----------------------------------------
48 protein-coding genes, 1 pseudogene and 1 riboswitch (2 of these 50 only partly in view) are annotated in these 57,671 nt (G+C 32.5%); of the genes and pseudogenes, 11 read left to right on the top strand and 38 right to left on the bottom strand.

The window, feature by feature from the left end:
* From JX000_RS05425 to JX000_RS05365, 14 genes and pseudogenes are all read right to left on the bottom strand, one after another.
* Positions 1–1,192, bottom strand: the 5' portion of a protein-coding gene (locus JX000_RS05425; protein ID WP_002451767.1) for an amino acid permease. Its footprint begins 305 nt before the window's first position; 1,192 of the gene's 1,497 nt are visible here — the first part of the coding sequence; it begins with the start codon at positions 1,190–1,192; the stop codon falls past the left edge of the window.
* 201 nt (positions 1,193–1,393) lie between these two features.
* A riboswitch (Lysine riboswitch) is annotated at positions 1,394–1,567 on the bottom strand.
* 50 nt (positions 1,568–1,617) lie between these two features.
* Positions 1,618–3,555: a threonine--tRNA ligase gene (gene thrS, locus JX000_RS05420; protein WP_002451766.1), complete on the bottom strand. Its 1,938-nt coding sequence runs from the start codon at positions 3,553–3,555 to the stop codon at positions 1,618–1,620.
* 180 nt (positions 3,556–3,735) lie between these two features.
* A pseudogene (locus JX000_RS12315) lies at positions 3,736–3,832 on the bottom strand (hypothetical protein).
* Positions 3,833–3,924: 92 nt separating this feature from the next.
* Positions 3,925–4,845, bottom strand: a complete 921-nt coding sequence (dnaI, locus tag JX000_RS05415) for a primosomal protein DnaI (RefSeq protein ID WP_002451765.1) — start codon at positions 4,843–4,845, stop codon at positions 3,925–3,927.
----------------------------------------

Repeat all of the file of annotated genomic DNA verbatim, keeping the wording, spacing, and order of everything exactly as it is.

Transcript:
48 protein-coding genes, 1 pseudogene and 1 riboswitch (2 of these 50 only partly in view) are annotated in these 57,671 nt (G+C 32.5%); of the genes and pseudogenes, 11 read left to right on the top strand and 38 right to left on the bottom strand.

The window, feature by feature from the left end:
* From JX000_RS05425 to JX000_RS05365, 14 genes and pseudogenes are all read right to left on the bottom strand, one after another.
* Positions 1–1,192, bottom strand: the 5' portion of a protein-coding gene (locus JX000_RS05425; protein ID WP_002451767.1) for an amino acid permease. Its footprint begins 305 nt before the window's first position; 1,192 of the gene's 1,497 nt are visible here — the first part of the coding sequence; it begins with the start codon at positions 1,190–1,192; the stop codon falls past the left edge of the window.
* 201 nt (positions 1,193–1,393) lie between these two features.
* A riboswitch (Lysine riboswitch) is annotated at positions 1,394–1,567 on the bottom strand.
* 50 nt (positions 1,568–1,617) lie between these two features.
* Positions 1,618–3,555: a threonine--tRNA ligase gene (gene thrS, locus JX000_RS05420; protein WP_002451766.1), complete on the bottom strand. Its 1,938-nt coding sequence runs from the start codon at positions 3,553–3,555 to the stop codon at positions 1,618–1,620.
* 180 nt (positions 3,556–3,735) lie between these two features.
* A pseudogene (locus JX000_RS12315) lies at positions 3,736–3,832 on the bottom strand (hypothetical protein).
* Positions 3,833–3,924: 92 nt separating this feature from the next.
* Positions 3,925–4,845, bottom strand: a complete 921-nt coding sequence (dnaI, locus tag JX000_RS05415) for a primosomal protein DnaI (RefSeq protein ID WP_002451765.1) — start codon at positions 4,843–4,845, stop codon at positions 3,925–3,927.